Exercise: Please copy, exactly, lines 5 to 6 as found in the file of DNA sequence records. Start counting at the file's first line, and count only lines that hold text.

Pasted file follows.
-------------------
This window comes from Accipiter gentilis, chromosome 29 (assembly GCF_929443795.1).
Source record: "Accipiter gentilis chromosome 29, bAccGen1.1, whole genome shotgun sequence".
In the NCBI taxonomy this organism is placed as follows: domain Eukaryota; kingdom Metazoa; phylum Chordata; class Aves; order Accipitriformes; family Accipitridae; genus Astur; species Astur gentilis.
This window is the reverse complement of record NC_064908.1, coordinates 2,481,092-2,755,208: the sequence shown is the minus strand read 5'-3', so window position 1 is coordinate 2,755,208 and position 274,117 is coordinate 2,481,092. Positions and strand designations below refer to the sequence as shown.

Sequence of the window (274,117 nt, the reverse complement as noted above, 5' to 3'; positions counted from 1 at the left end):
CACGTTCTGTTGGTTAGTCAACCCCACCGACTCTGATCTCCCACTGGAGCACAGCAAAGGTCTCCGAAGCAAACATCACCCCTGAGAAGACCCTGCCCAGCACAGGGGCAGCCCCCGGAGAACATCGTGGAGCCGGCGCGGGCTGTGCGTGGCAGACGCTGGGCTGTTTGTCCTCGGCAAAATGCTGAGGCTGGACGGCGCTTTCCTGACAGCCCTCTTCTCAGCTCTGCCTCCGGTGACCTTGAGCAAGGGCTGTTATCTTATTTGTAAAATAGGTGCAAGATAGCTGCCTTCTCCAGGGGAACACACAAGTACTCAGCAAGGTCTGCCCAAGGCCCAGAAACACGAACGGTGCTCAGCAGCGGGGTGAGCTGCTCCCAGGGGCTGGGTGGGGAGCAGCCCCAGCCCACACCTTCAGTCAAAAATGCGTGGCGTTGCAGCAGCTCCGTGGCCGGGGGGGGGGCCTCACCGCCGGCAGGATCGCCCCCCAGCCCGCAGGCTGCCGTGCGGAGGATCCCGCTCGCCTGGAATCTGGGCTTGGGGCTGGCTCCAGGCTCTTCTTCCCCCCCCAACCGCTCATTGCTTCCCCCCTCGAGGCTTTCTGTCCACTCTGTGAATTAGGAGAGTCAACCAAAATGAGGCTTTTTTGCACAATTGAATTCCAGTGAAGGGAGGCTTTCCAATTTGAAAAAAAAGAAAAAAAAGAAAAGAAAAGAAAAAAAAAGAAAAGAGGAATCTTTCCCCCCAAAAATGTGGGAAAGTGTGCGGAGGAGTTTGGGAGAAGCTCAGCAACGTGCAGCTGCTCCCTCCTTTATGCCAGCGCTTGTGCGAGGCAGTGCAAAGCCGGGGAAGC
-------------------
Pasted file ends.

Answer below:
Sequence of the window (274,117 nt, the reverse complement as noted above, 5' to 3'; positions counted from 1 at the left end):
CACGTTCTGTTGGTTAGTCAACCCCACCGACTCTGATCTCCCACTGGAGCACAGCAAAGGTCTCCGAAGCAAACATCACCCCTGAGAAGACCCTGCCCAGCACAGGGGCAGCCCCCGGAGAACATCGTGGAGCCGGCGCGGGCTGTGCGTGGCAGACGCTGGGCTGTTTGTCCTCGGCAAAATGCTGAGGCTGGACGGCGCTTTCCTGACAGCCCTCTTCTCAGCTCTGCCTCCGGTGACCTTGAGCAAGGGCTGTTATCTTATTTGTAAAATAGGTGCAAGATAGCTGCCTTCTCCAGGGGAACACACAAGTACTCAGCAAGGTCTGCCCAAGGCCCAGAAACACGAACGGTGCTCAGCAGCGGGGTGAGCTGCTCCCAGGGGCTGGGTGGGGAGCAGCCCCAGCCCACACCTTCAGTCAAAAATGCGTGGCGTTGCAGCAGCTCCGTGGCCGGGGGGGGGGCCTCACCGCCGGCAGGATCGCCCCCCAGCCCGCAGGCTGCCGTGCGGAGGATCCCGCTCGCCTGGAATCTGGGCTTGGGGCTGGCTCCAGGCTCTTCTTCCCCCCCCAACCGCTCATTGCTTCCCCCCTCGAGGCTTTCTGTCCACTCTGTGAATTAGGAGAGTCAACCAAAATGAGGCTTTTTTGCACAATTGAATTCCAGTGAAGGGAGGCTTTCCAATTTGAAAAAAAAGAAAAAAAAGAAAAGAAAAGAAAAAAAAAGAAAAGAGGAATCTTTCCCCCCAAAAATGTGGGAAAGTGTGCGGAGGAGTTTGGGAGAAGCTCAGCAACGTGCAGCTGCTCCCTCCTTTATGCCAGCGCTTGTGCGAGGCAGTGCAAAGCCGGGGAAGC